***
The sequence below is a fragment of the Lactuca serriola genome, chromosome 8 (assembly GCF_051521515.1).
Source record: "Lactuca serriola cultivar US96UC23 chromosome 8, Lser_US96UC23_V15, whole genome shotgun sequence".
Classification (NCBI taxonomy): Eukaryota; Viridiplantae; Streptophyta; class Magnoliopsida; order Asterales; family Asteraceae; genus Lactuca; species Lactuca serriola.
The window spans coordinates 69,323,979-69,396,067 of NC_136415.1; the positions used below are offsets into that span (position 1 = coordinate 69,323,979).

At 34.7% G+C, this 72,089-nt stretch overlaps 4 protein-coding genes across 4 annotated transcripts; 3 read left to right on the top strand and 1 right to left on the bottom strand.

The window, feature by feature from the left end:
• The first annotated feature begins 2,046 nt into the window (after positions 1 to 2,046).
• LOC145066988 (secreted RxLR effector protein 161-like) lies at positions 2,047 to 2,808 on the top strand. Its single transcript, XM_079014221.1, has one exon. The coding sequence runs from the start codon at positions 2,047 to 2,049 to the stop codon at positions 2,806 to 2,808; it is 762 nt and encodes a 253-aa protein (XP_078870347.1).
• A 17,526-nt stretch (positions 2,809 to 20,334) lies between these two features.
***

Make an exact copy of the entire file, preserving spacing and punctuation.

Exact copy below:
The sequence below is a fragment of the Lactuca serriola genome, chromosome 8 (assembly GCF_051521515.1).
Source record: "Lactuca serriola cultivar US96UC23 chromosome 8, Lser_US96UC23_V15, whole genome shotgun sequence".
Classification (NCBI taxonomy): Eukaryota; Viridiplantae; Streptophyta; class Magnoliopsida; order Asterales; family Asteraceae; genus Lactuca; species Lactuca serriola.
The window spans coordinates 69,323,979-69,396,067 of NC_136415.1; the positions used below are offsets into that span (position 1 = coordinate 69,323,979).

At 34.7% G+C, this 72,089-nt stretch overlaps 4 protein-coding genes across 4 annotated transcripts; 3 read left to right on the top strand and 1 right to left on the bottom strand.

The window, feature by feature from the left end:
• The first annotated feature begins 2,046 nt into the window (after positions 1 to 2,046).
• LOC145066988 (secreted RxLR effector protein 161-like) lies at positions 2,047 to 2,808 on the top strand. Its single transcript, XM_079014221.1, has one exon. The coding sequence runs from the start codon at positions 2,047 to 2,049 to the stop codon at positions 2,806 to 2,808; it is 762 nt and encodes a 253-aa protein (XP_078870347.1).
• A 17,526-nt stretch (positions 2,809 to 20,334) lies between these two features.